Stephen King's always maintained that Richard Bachman was him, sans a conscience. Bachman's debut novel Rage ('77) depicted a school shooting so accurately the author had the novel fall out of print following the rise of mirroring incidents in the '80s, '90s and aughts. The Long Walk ('79) takes place in a totalitarian alternate history of the United States (a result of the Germans winning their World War) whose most popular sport involves a group of teenage boys embarking on a lengthy journey by foot, getting shot down by soldiers should they not be able to keep pace. Roadwork ('81) follows a grief-stricken man who engages in terrorist acts against the construction company paving a road that will run right through his already broken home. These were books involving human evil caused by emotional trauma, often taking place inside a dictatorship.
When asked why he invented the nom de plum, King always responded that it was an experiment to see if his steadily increasing success was actually due to talent or sheer luck. Upon first publication, Thinner ('84) - where a cruel fat man endures a gypsy curse that causes him to lose weight at an exponential rate - sold 28,000 copies. Once Bachman was forcibly outed as King's other half, the novel moved ten times that amount. In The Dark Half ('89), King's fictional stand-in, Thad Beaumont, has to kill off his symbiotic parasite of a pseudonym named Richard Stark - a vicious, black-hearted cynic through whom Thad exorcises his darkest feelings into graphic, visceral pulp - after being blackmailed into revealing their "relationship". You do the math (and King won't deny it).
The Running Man ('83) is arguably the gem of The Bachman Books (which were collected into the eponymous omnibus in '85). Like The Long Walk, it takes place in another America ruled by an oppressive, censoring, violent autocracy, where television bloodsport receives the highest ratings. The game show from which the novel takes its name sees contestant Ben Richards try to outrun a set of hitmen (called "Hunters") struggling to prevent him from earning $100/hour as he evades getting killed or captured. Executive producer and host Dan Killian narrates the proceedings for the audience at home, as Richards gathers every dollar to try and pay for his sickly daughter's medicine, and to keep his wife from turning tricks to help support the family. It ends with Richards hijacking a plane and crashing it into the side of a skyscraper where Killian's network office is located, eerily predating the 9/11 attacks on the Twin Towers. The final line reads: "...and it rained fire twenty blocks away."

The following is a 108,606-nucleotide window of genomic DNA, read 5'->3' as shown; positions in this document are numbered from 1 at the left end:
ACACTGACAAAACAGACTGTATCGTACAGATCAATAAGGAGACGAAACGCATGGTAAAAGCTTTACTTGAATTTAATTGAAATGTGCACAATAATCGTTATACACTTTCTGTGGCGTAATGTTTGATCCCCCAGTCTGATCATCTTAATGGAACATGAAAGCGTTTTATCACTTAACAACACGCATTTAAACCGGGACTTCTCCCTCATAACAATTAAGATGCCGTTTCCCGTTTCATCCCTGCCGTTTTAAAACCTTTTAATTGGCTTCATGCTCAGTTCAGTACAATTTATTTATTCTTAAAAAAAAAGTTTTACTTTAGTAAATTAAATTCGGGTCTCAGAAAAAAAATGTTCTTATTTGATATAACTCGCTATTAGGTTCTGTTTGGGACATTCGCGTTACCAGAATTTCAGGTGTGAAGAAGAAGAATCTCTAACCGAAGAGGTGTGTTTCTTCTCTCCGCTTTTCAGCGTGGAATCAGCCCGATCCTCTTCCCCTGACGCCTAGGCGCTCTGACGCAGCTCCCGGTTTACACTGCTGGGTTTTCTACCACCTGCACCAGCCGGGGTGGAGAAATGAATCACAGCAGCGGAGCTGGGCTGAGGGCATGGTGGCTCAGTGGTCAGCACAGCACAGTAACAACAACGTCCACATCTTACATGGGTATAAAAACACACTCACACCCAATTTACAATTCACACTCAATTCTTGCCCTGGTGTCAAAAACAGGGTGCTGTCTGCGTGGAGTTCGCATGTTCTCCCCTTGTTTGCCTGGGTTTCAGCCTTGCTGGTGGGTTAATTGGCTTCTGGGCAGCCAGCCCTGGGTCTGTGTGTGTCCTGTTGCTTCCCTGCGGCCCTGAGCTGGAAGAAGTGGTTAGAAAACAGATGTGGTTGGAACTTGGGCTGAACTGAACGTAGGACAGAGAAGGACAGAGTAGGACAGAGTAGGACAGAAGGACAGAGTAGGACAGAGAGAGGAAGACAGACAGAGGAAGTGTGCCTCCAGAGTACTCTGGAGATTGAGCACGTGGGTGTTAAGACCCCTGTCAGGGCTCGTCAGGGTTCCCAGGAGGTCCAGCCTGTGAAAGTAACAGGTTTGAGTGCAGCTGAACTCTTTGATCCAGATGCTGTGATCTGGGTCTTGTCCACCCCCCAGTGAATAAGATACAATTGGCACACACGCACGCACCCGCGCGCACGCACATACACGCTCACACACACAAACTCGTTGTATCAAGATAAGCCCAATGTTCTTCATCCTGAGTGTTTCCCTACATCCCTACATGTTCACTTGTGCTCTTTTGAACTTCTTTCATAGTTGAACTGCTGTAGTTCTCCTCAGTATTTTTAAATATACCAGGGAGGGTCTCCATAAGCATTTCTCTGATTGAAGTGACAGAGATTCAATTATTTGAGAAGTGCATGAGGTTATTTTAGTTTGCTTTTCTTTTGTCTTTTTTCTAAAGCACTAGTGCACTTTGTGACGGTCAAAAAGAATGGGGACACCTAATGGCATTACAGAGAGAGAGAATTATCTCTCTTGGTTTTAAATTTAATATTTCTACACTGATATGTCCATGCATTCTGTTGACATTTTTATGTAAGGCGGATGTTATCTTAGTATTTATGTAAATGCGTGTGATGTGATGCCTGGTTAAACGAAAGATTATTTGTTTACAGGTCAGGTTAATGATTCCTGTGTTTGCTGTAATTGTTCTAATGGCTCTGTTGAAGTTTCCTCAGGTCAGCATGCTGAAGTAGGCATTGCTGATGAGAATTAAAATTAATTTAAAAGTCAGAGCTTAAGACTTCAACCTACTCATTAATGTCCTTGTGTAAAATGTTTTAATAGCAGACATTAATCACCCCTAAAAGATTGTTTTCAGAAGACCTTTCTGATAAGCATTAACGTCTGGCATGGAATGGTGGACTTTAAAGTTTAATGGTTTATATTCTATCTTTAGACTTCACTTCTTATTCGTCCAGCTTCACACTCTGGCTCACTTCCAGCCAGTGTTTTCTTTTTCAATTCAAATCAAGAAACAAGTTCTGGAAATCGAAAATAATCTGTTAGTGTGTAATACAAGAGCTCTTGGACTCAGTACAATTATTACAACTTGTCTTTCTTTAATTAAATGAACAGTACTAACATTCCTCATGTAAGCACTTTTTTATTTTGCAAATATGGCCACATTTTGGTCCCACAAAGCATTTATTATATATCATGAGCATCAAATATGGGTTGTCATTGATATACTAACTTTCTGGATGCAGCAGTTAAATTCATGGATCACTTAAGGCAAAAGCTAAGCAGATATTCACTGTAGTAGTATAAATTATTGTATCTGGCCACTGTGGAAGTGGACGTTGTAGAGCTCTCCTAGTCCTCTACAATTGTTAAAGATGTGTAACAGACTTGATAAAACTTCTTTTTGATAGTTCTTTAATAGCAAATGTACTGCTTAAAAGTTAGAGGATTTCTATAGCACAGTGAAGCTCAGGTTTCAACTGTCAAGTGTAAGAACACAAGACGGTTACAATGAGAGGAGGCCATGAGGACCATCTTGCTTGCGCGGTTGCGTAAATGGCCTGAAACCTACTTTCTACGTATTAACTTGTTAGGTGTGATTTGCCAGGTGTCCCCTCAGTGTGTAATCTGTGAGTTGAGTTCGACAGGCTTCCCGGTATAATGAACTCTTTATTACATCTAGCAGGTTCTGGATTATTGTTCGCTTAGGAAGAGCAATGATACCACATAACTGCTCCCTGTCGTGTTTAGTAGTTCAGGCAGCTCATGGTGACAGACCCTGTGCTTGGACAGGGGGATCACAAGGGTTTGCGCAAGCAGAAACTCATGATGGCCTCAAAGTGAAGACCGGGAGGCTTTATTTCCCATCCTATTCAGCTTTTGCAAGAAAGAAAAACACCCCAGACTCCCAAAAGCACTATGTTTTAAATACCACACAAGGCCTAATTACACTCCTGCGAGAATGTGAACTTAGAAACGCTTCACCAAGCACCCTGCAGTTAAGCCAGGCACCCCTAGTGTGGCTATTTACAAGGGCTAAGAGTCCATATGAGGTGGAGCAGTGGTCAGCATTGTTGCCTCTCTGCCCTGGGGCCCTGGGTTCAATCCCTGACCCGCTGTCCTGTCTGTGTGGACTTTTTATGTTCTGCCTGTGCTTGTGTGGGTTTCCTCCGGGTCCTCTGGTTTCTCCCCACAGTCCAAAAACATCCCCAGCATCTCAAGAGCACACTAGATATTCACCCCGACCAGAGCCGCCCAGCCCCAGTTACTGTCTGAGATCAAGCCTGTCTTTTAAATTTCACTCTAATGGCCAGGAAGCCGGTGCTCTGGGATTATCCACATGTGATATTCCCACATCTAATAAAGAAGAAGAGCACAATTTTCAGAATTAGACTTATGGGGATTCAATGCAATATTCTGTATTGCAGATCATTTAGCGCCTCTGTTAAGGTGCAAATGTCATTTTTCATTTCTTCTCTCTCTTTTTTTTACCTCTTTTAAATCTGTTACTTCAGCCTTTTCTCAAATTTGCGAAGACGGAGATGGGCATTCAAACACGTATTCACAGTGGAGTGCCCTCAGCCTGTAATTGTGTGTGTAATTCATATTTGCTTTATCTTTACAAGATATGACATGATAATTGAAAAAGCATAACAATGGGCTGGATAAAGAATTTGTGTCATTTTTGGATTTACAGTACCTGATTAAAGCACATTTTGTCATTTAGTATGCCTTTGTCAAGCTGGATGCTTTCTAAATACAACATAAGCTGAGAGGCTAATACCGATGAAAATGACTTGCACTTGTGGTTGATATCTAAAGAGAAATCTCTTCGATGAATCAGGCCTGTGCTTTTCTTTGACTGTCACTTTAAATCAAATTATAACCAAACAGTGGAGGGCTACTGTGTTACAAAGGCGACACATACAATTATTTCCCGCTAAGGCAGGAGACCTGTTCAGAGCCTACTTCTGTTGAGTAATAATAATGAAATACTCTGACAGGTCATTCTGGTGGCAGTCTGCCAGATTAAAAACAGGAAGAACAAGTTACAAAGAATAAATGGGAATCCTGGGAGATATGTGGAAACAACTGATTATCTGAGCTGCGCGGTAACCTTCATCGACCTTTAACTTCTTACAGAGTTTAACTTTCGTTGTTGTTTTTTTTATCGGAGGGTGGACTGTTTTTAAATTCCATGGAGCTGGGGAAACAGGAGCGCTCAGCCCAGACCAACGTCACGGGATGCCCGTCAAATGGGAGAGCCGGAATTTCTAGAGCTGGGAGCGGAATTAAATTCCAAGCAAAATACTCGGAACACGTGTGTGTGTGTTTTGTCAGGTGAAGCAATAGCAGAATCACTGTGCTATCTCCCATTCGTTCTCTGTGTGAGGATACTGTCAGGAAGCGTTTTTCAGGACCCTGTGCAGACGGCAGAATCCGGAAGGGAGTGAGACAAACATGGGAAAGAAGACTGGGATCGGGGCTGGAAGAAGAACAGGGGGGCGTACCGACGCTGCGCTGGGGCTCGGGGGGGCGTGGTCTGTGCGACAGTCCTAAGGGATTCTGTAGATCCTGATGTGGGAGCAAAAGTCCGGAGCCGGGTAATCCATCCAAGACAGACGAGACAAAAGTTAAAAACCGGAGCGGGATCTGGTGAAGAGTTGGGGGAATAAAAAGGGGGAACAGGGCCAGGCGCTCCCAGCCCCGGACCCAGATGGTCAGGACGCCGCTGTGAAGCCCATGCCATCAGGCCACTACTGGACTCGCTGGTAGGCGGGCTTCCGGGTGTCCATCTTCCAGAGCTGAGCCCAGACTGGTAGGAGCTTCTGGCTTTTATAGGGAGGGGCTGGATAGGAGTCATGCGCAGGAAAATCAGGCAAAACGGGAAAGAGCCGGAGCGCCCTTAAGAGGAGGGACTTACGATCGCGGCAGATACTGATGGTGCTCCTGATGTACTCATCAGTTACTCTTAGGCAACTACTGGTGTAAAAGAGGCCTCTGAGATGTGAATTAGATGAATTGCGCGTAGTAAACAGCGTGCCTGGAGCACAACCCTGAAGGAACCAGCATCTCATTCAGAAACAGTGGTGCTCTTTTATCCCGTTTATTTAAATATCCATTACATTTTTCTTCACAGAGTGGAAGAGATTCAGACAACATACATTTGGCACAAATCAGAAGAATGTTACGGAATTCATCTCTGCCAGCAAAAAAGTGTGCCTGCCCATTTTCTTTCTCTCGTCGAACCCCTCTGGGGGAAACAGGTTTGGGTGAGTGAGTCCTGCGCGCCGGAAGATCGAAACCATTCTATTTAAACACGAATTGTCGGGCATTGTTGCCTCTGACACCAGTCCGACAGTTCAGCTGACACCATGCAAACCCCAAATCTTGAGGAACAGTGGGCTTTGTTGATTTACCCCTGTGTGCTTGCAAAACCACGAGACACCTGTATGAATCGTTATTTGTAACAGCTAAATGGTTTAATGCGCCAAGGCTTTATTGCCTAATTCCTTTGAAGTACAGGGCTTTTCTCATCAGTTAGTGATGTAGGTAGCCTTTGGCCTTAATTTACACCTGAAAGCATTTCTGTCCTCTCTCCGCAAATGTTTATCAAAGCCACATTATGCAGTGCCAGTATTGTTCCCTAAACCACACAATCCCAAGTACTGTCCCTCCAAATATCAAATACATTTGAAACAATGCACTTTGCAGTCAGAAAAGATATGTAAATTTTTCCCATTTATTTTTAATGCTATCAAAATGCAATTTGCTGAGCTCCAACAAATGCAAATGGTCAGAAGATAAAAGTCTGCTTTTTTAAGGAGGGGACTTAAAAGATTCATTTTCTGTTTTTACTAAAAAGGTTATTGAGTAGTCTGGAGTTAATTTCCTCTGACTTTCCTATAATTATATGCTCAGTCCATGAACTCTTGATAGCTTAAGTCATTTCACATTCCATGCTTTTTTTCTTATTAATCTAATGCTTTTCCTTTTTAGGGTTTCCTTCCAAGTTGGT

In the '87 film adaptation, director Paul Michael Glaser (Band of the Hand ['86]) changes Richards from being a blue collar everyman, to a goverment employed pilot (played by Arnold Schwarzenegger, at the height of his freakish physical prowess) who refuses to carry out an attack on a crowd of unarmed impovershed protestors. Control of the helicopter is wrestled from his paws, the ensuing massacre pinned on him by the state. For eighteen months, Richards is detained at a labor camp, before breaking out with two members of the underground revolution, Weiss (Marvin McIntyre) and Laughlin (Yaphet Kotto). Ben tries to find his brother, only to discover he's been taken for "re-education", his sibling's apartment now occupied by pretty games employee, Amber Mendez (Maria Conchita Alonso).
The main element Glaser doesn't change is Killian (outside of his first name, which is now Damon for whatever reason). Portrayed with carnival barker glee by Richard Dawson (Family Feud), this predatory hawk is a showbiz archetype, barking at assistants and throwing his weight around up the chain of power (including a demand to speak with "the President's [talent] agent" at one point). Once he spots the Godlike phsyical speciman that is Ben Richards, he demands the escape artist be caught and used as a contestant for his "Stalkers" (hulking WWE-style personalities who all kill their prey in very particular fashions) to hunt; bets placed on which ghoulish TV star will draw first blood, and which of the contestants will be their initial victim. Bachman's basically been re-worked for the '80s action era, as this neon-slathered Thunderdome - four-hundred sqare blocks of a deserted urban arena decimated by natural disaster - is broadcast across the country.